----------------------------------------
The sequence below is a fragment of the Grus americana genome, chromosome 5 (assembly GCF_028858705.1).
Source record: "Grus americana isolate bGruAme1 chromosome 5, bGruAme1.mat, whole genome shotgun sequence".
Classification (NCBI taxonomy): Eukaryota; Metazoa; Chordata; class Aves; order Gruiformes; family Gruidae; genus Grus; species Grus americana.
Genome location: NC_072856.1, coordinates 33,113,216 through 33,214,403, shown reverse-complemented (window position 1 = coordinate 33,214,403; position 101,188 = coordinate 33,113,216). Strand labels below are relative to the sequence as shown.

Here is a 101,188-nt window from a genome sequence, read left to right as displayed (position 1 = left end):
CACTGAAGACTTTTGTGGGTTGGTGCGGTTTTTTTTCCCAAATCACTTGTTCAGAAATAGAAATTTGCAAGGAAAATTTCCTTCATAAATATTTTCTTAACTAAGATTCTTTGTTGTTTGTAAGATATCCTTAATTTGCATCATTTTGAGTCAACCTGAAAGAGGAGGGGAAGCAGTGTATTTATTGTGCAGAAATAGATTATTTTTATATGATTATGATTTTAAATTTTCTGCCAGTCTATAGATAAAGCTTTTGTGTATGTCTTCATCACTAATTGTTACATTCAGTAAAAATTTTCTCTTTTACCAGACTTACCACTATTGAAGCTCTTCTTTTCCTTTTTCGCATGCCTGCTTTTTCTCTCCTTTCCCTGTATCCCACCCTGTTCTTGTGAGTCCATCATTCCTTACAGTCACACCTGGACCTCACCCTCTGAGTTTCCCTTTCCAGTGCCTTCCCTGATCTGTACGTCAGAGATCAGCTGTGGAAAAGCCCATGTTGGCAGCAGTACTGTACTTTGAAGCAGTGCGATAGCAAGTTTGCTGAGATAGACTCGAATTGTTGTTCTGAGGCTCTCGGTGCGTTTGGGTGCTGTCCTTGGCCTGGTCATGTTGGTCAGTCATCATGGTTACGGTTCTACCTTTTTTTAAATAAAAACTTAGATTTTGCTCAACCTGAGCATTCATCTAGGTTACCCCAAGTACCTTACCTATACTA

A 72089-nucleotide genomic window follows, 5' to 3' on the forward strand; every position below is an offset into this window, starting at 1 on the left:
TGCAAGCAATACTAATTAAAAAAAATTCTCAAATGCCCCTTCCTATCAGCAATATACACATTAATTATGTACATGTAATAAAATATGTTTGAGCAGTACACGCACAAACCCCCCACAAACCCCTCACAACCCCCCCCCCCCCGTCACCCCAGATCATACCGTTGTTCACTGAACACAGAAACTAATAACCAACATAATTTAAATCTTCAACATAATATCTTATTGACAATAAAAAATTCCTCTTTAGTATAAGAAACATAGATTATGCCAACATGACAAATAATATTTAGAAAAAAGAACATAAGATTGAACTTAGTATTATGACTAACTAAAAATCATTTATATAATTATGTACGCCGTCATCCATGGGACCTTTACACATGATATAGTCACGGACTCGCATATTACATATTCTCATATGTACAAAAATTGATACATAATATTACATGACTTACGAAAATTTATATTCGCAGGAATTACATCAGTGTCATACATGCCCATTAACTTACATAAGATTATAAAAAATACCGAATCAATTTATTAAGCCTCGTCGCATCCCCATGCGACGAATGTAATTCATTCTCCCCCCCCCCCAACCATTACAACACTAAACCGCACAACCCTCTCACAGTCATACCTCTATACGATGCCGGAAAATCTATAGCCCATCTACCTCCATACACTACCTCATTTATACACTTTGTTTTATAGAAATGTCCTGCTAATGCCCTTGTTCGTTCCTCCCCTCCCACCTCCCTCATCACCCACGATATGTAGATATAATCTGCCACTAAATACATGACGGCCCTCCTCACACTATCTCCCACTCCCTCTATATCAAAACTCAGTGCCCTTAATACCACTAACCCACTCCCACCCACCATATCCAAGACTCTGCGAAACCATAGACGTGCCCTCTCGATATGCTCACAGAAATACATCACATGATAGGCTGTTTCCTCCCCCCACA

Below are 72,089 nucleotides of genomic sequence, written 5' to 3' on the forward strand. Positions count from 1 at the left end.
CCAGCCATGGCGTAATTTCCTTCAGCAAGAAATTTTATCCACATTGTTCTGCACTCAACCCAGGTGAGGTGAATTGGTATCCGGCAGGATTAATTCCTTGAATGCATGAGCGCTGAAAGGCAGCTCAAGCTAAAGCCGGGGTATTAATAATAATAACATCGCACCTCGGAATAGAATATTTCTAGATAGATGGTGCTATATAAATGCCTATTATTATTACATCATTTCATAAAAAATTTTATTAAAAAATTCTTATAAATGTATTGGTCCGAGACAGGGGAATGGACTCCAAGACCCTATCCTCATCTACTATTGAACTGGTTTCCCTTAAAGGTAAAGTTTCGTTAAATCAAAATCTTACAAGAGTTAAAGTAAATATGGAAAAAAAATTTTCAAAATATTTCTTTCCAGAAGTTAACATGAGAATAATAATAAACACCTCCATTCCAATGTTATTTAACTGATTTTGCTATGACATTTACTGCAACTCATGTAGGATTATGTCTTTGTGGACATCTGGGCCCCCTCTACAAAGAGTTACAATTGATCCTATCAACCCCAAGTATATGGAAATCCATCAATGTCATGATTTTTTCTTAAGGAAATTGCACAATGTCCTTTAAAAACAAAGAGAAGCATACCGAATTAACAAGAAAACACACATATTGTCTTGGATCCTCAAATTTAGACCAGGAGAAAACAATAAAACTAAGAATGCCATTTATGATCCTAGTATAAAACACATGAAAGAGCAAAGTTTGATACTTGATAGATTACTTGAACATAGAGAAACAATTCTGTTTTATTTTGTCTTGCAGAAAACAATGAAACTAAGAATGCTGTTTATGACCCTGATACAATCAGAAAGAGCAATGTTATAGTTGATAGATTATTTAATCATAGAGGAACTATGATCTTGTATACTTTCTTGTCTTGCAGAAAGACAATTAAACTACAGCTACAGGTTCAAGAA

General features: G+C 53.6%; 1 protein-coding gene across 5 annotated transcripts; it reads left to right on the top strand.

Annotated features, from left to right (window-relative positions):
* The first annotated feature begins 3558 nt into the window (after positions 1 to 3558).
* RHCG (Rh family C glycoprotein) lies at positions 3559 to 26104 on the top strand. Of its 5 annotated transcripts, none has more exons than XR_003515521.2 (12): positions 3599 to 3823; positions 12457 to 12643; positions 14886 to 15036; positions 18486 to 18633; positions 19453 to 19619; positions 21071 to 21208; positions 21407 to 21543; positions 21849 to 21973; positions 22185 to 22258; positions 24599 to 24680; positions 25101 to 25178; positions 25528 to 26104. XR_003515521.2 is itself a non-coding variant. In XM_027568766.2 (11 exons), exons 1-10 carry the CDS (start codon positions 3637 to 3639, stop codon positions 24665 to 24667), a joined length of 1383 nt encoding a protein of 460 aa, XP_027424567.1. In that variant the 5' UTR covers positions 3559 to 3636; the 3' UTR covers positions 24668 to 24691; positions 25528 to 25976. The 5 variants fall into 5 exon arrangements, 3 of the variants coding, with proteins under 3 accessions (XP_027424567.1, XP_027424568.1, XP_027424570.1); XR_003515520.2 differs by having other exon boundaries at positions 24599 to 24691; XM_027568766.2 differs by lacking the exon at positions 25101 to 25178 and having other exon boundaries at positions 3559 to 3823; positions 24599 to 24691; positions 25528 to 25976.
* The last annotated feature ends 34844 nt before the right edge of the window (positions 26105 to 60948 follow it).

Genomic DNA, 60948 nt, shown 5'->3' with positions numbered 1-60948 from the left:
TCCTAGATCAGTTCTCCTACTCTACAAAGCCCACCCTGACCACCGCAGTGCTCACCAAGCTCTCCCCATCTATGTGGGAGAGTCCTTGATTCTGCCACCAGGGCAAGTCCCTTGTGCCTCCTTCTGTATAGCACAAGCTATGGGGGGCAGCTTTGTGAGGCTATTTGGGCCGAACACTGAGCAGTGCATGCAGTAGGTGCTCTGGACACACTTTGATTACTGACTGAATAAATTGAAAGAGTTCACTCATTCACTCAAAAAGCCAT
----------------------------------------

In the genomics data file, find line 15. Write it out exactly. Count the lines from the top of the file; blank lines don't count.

* The last annotated feature ends 34844 nt before the right edge of the window (positions 26105 to 60948 follow it).